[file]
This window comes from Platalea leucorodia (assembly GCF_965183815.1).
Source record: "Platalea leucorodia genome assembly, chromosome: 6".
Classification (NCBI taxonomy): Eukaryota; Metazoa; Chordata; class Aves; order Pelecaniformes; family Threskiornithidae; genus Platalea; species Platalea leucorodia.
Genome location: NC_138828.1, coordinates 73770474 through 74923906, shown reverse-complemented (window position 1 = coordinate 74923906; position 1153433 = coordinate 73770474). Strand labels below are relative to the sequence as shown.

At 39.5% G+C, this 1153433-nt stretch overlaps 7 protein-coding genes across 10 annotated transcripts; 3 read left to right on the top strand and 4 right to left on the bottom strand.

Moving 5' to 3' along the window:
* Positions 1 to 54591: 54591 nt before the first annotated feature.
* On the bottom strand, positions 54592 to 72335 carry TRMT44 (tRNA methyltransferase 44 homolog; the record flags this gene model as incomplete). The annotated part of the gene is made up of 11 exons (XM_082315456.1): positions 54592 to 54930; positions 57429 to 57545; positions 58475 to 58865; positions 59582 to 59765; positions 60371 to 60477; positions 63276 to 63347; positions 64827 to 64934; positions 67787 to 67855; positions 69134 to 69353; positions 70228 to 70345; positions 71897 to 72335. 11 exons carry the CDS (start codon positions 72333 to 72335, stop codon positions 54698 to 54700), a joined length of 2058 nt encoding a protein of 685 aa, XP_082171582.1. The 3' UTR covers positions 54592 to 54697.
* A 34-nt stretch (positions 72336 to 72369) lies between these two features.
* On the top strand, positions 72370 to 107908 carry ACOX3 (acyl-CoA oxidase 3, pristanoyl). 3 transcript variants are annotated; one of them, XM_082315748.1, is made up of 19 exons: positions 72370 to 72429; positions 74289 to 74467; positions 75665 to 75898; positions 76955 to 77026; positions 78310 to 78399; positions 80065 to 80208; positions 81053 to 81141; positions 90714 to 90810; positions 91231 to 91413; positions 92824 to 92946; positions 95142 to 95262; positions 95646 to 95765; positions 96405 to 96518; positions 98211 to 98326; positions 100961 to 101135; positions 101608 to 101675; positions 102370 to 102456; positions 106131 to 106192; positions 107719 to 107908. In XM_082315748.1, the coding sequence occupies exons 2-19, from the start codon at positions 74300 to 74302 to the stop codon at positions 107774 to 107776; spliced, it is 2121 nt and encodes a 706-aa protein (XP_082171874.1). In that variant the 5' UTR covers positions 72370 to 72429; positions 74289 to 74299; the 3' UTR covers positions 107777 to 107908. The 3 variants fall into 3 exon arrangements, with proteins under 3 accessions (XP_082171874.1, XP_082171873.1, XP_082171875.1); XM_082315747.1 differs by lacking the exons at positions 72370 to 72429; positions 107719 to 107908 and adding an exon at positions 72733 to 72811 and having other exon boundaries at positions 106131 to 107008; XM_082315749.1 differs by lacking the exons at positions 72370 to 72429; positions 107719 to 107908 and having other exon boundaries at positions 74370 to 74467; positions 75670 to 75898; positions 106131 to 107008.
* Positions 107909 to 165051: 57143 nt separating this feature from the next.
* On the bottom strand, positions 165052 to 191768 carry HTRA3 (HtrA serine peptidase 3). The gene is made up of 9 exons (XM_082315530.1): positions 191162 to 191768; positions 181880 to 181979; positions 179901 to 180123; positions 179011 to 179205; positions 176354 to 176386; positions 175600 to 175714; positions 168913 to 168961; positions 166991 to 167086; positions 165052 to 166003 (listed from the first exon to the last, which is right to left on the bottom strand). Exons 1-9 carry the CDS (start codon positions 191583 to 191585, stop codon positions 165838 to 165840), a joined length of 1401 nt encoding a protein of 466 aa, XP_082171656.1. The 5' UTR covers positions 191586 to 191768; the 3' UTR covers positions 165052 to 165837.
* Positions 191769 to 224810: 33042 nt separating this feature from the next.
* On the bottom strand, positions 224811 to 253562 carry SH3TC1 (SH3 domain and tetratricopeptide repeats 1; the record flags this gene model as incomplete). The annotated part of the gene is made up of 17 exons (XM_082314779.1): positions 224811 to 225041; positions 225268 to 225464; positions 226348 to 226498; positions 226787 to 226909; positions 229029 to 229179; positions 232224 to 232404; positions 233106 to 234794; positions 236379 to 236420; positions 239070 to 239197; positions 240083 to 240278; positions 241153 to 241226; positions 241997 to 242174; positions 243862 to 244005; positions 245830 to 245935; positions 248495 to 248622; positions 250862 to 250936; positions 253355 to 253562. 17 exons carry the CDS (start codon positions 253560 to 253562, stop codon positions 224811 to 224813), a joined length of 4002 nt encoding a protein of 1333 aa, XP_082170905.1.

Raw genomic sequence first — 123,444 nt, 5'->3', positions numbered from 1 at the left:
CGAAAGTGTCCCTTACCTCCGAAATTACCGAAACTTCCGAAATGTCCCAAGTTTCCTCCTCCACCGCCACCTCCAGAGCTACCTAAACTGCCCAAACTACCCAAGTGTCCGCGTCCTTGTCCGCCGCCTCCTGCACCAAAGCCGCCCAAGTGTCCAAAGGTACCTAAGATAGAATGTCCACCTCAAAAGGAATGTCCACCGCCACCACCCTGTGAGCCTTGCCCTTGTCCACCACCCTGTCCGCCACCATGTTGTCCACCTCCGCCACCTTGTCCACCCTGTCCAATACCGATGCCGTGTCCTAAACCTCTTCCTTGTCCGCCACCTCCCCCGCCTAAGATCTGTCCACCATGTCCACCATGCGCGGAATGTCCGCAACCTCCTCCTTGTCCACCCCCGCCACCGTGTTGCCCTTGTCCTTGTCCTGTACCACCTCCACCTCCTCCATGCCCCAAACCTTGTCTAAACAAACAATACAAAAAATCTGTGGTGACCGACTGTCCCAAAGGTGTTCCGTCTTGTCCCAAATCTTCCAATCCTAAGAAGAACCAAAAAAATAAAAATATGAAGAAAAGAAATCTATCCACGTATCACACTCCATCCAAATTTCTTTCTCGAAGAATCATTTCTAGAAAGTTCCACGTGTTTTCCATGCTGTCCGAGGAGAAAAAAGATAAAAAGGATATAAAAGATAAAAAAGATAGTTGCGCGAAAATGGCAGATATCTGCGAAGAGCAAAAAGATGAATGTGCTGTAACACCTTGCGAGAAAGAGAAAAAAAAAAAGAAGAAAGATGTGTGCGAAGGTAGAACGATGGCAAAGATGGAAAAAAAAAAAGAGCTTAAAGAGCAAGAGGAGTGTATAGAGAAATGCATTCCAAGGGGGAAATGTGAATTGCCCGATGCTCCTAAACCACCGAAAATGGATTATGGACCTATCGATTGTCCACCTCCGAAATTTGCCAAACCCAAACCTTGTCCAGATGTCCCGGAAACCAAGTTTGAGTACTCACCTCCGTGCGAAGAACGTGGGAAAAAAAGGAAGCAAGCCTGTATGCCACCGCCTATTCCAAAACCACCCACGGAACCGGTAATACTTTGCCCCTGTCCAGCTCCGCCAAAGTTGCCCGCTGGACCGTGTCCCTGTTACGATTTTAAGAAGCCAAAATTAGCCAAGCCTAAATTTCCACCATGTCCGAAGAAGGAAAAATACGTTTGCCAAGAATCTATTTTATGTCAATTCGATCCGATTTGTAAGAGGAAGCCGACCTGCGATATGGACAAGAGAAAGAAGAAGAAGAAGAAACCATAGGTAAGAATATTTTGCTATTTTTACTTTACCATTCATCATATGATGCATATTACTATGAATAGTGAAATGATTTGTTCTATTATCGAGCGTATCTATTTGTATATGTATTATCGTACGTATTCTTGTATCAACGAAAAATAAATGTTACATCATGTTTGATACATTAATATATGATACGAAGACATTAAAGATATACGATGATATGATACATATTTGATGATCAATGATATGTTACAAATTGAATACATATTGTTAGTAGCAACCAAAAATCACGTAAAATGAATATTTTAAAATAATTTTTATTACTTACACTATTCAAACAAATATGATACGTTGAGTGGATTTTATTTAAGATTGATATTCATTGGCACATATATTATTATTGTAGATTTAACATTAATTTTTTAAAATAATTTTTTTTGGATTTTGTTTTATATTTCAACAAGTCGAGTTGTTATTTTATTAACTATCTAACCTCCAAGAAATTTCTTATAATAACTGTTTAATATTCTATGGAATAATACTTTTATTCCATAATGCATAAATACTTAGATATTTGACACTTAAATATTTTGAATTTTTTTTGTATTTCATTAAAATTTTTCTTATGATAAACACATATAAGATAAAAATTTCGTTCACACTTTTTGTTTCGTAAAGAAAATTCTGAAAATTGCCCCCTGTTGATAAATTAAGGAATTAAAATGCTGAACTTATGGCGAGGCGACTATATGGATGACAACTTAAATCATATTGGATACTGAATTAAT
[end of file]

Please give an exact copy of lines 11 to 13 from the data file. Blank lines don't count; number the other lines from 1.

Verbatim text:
* Positions 107909 to 165051: 57143 nt separating this feature from the next.
* On the bottom strand, positions 165052 to 191768 carry HTRA3 (HtrA serine peptidase 3). The gene is made up of 9 exons (XM_082315530.1): positions 191162 to 191768; positions 181880 to 181979; positions 179901 to 180123; positions 179011 to 179205; positions 176354 to 176386; positions 175600 to 175714; positions 168913 to 168961; positions 166991 to 167086; positions 165052 to 166003 (listed from the first exon to the last, which is right to left on the bottom strand). Exons 1-9 carry the CDS (start codon positions 191583 to 191585, stop codon positions 165838 to 165840), a joined length of 1401 nt encoding a protein of 466 aa, XP_082171656.1. The 5' UTR covers positions 191586 to 191768; the 3' UTR covers positions 165052 to 165837.
* Positions 191769 to 224810: 33042 nt separating this feature from the next.